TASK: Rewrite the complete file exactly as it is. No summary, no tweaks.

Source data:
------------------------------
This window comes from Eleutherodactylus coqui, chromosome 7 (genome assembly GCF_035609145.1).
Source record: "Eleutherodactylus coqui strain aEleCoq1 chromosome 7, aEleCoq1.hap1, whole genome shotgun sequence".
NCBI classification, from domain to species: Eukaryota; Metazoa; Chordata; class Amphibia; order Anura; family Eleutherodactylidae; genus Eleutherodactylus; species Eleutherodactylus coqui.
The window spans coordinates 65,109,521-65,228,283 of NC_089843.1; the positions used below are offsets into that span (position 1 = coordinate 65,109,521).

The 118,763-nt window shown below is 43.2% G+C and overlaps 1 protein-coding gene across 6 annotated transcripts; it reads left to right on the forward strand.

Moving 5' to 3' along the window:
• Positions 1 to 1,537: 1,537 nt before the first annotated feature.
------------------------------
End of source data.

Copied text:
This window comes from Eleutherodactylus coqui, chromosome 7 (genome assembly GCF_035609145.1).
Source record: "Eleutherodactylus coqui strain aEleCoq1 chromosome 7, aEleCoq1.hap1, whole genome shotgun sequence".
NCBI classification, from domain to species: Eukaryota; Metazoa; Chordata; class Amphibia; order Anura; family Eleutherodactylidae; genus Eleutherodactylus; species Eleutherodactylus coqui.
The window spans coordinates 65,109,521-65,228,283 of NC_089843.1; the positions used below are offsets into that span (position 1 = coordinate 65,109,521).

The 118,763-nt window shown below is 43.2% G+C and overlaps 1 protein-coding gene across 6 annotated transcripts; it reads left to right on the forward strand.

Moving 5' to 3' along the window:
• Positions 1 to 1,537: 1,537 nt before the first annotated feature.